Author Michael D. Shear and Zolan Kanno-Youngs
This post originally appeared on NYT > U.S. News
Presidents normally raise refugee admissions at the end of the fiscal year. But Mr. Biden would allow up to 62,500 refugees to enter the United States before Oct. 1 by declaring the “grave humanitarian concerns” around the world an emergency.
The president made no mention of refugees in a flurry of immigration-related executive orders on his first day in office. But on Feb. 4, only two weeks later, he announced his plans with a flourish during a speech at the State Department.
“It’s going to take time to rebuild what has been so badly damaged, but that’s precisely what we’re going to do,” Mr. Biden said. He did not mention the 62,500 number, but repeated his promise of 125,000 starting in October and added, “I’m directing the State Department to consult with Congress about making a down payment on that commitment as soon as possible.”
On Feb. 12, the president delivered on the specific commitment to Congress, pledging to resettle 62,500 refugees fleeing war and persecution at home. Mr. Blinken delivered the message to lawmakers along with Alejandro N. Mayorkas, the homeland security secretary, and Norris Cochran, the acting health secretary at the time.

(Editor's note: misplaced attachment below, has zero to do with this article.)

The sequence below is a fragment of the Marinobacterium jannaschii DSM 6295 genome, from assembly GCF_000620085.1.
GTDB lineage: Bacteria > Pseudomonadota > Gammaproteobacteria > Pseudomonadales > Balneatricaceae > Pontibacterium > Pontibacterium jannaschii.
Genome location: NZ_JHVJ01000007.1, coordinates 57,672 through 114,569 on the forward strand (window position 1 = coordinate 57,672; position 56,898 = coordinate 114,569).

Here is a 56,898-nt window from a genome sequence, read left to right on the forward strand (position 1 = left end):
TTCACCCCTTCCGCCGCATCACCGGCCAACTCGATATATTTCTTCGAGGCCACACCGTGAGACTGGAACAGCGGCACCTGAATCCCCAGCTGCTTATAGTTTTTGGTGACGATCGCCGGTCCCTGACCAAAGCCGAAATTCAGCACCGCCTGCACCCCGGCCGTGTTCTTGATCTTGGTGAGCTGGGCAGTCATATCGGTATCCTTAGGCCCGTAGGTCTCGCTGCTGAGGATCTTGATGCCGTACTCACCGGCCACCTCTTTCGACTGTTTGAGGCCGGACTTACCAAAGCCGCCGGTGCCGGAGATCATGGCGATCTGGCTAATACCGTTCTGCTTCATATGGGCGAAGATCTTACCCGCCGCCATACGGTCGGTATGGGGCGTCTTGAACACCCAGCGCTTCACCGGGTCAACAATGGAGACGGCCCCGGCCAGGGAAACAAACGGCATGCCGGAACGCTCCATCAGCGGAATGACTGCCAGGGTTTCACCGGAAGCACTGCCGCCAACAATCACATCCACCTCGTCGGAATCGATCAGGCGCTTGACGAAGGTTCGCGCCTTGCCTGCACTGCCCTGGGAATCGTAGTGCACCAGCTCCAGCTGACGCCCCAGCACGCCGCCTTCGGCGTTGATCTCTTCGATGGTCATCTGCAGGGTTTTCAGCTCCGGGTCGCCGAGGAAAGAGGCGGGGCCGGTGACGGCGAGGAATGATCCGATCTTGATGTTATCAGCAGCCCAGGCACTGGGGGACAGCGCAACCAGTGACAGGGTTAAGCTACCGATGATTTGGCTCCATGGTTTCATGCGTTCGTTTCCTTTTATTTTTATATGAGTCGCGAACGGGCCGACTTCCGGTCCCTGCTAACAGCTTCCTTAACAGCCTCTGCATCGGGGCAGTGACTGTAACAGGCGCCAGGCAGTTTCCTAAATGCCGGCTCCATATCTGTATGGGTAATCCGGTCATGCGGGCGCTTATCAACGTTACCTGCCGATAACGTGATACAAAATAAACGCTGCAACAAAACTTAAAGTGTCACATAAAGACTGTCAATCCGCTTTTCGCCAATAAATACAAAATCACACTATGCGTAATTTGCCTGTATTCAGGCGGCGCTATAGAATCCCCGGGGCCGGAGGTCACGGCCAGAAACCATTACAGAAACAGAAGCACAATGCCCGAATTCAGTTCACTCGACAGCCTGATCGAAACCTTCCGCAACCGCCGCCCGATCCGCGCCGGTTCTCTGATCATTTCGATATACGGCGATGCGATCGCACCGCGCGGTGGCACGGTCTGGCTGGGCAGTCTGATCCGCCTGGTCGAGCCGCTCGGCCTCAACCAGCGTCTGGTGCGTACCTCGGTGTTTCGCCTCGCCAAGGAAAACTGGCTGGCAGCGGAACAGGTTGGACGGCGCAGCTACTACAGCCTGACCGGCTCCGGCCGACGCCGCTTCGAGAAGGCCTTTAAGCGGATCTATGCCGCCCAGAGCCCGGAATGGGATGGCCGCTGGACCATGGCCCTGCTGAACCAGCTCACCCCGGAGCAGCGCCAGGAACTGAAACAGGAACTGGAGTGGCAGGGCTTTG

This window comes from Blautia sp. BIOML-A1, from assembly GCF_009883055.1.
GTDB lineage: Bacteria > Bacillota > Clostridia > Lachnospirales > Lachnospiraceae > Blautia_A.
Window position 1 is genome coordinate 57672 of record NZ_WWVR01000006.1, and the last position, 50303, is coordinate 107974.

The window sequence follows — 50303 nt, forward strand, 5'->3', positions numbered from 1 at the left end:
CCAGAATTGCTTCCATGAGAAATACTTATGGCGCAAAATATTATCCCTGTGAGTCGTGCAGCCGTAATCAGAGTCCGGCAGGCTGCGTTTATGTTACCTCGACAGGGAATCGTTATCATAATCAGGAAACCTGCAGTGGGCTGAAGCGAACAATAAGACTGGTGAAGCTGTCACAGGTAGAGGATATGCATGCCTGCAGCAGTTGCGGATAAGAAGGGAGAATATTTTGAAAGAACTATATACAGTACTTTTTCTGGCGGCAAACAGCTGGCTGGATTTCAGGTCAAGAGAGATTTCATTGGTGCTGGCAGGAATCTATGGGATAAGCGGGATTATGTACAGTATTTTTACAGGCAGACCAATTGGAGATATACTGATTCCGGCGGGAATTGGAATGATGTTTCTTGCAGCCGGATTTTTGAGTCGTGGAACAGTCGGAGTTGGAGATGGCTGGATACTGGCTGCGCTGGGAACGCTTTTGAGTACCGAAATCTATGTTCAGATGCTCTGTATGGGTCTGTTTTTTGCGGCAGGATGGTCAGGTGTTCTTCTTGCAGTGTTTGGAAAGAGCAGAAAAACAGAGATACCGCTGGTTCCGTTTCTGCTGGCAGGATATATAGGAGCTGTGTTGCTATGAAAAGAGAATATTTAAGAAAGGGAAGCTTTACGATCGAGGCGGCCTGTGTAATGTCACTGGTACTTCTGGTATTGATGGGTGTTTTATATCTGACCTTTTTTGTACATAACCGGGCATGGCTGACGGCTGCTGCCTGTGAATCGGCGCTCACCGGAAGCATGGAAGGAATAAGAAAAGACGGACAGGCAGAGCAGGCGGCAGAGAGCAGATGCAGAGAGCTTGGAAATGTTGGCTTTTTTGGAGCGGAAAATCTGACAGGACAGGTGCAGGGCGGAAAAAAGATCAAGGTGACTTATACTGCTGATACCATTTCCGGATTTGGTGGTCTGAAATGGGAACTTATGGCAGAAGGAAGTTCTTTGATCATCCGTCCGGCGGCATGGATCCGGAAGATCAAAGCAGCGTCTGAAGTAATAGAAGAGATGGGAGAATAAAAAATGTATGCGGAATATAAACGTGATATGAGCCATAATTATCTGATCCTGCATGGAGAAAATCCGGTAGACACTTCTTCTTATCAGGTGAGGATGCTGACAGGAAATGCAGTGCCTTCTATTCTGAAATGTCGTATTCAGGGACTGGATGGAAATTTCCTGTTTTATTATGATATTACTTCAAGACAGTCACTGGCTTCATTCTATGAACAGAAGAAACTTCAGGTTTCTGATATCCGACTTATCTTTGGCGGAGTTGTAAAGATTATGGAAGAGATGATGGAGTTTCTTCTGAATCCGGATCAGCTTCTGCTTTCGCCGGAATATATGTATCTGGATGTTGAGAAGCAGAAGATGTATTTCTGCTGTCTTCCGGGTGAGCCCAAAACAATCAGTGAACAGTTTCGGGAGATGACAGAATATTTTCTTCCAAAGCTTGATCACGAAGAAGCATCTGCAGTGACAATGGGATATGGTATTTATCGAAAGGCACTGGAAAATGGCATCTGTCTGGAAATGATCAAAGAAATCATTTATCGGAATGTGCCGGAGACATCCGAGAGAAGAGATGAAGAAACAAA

“They went there and presented a really thoughtful plan, and we were so thrilled,” said Mark J. Hetfield, the chief executive of Hebrew Immigrant Aid Society, a resettlement agency.
“And then,” Mr. Hetfield said, “it just evaporated overnight.”
The effect of the president’s delay in Washington was felt throughout the world.
Resettlement agencies had already booked flights for hundreds of refugees.
Such immigrants must be identified as refugees by the United Nations or other organizations and clear several rounds of vetting that can take, on average, two years, according to the National Immigration Forum, an advocacy organization. Roughly 33,000 refugees have received such approval, and about 115,000 are in the pipeline to be resettled.